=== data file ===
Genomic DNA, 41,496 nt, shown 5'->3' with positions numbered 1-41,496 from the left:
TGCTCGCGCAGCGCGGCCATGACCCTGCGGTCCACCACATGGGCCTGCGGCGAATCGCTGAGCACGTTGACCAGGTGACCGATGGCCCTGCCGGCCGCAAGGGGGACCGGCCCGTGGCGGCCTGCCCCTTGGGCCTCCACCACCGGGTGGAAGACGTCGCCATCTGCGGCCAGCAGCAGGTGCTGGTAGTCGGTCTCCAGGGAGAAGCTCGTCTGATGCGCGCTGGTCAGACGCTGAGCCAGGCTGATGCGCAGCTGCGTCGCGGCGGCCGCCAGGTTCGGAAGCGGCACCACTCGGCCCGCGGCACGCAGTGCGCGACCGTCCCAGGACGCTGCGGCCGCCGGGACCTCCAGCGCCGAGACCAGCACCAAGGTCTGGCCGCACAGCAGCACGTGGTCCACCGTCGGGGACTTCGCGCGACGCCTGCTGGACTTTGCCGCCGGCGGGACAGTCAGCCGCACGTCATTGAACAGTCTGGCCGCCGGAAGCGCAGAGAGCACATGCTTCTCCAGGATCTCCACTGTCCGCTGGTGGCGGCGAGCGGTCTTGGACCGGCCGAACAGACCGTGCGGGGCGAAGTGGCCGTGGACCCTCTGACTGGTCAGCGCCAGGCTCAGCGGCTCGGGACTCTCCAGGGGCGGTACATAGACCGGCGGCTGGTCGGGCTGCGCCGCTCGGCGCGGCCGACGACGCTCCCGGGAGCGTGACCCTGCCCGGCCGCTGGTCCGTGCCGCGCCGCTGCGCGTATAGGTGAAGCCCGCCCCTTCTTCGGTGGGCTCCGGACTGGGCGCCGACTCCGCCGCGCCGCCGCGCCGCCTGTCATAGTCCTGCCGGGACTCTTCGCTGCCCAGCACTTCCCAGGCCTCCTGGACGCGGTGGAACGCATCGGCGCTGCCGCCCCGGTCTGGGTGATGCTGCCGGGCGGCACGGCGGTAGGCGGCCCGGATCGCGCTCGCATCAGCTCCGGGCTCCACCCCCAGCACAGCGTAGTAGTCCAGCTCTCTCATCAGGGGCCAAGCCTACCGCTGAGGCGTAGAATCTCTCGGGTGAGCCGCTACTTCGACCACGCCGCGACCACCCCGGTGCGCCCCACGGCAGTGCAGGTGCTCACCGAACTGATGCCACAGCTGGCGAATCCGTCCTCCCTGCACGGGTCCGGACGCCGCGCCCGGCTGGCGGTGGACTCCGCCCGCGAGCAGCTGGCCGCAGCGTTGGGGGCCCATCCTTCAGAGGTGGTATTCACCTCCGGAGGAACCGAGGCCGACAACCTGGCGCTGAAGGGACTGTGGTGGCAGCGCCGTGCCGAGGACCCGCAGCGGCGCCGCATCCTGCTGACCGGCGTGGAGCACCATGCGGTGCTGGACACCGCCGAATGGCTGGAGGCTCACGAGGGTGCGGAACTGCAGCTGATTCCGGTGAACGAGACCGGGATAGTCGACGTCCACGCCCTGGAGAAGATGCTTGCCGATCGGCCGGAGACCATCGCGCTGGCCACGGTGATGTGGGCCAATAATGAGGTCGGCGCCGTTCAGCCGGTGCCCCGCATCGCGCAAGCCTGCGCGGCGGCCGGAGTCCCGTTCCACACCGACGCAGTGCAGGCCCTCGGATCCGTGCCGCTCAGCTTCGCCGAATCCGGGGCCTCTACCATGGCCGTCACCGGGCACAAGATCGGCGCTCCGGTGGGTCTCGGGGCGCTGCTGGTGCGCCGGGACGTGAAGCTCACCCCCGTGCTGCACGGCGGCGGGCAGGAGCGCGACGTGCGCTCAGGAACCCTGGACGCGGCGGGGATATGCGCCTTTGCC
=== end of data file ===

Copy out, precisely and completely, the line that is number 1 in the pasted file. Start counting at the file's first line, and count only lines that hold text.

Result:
Genomic DNA, 41,496 nt, shown 5'->3' with positions numbered 1-41,496 from the left: